As we age, music from our past means more and more to us. Part of that is the fact that we know more and more music and our inner library of “oldies” keeps growing and expanding. Have you ever heard a piece of music that you haven’t heard in years and years, or even decades? Have you experienced a flood of visual images; faces, places, conversations, all triggered by that snippet of music? Music is so powerful in its ability to bring back memories that even Alzheimer’s patients who don’t recognize family members or friends, can still hear a piece of music from their “Courting Years” and respond positively to that music, sing along, and possibly even reminisce awhile! It is quite dramatic to see this happen with a patient who has been non-verbal perhaps for months.
But even if there is not a disease process going on, music from our past can certainly provide a lot of pleasure and wonderful memories for us; memories that might have been long-forgotten. Whether you’re feeling nostalgic or maybe blue or depressed, music is a quick and simple way to change that, at least temporarily!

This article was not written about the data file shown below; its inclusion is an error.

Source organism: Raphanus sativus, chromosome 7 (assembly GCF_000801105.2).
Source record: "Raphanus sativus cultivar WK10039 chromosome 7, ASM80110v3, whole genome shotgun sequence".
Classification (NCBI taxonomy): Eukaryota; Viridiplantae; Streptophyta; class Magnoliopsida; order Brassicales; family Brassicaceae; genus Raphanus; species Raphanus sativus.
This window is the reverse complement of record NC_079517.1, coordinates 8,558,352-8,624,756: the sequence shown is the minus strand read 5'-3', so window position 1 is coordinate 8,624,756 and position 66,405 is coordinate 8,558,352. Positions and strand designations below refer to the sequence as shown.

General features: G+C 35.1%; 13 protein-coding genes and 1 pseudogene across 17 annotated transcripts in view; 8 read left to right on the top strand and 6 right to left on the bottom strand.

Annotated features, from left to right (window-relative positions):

Recently a study was published, looking at the parts of the brain that are affected by music from your past and the memories that are brought forth. Here’s what they found:
“Test subjects went under an fMRI brain scanner and listened to 30 different songs randomly chosen from the Billboard “Top 100” music charts from years when the subjects would have been 8 to 18 years old. They signaled researchers when a certain 30-second music sample triggered any autobiographical memory, as opposed to just being a familiar or unfamiliar song.
“This is the first study using music to look at [the neural correlates of] autobiographical memory,” Janata told LiveScience. His full study is detailed online this week in the journal Cerebral Cortex.
The students also filled out the details of their memories in a survey immediately following the MRI session, explaining the content and clarity of their recollections. Most recognized about 17 out of 30 music samples on average, with about 13 having moderate or strong links with a memory from their lives.
Janata saw that tunes linked to the strongest self-reported memories triggered the most vivid and emotion-filled responses – findings corroborated by the brain scan showing spikes in mental activity within the medial prefrontal cortex.
The brain region responded quickly to music signature and timescale, but also reacted overall when a tune was autobiographically relevant. Furthermore, music tracking activity in the brain was stronger during more powerful autobiographical memories.
This latest research could explain why even Alzheimer’s patients who endure increasing memory loss can still recall songs from their distant past.” To see the entire article, go to http://www.livescience.com/5327-music-memory-connection-brain.html .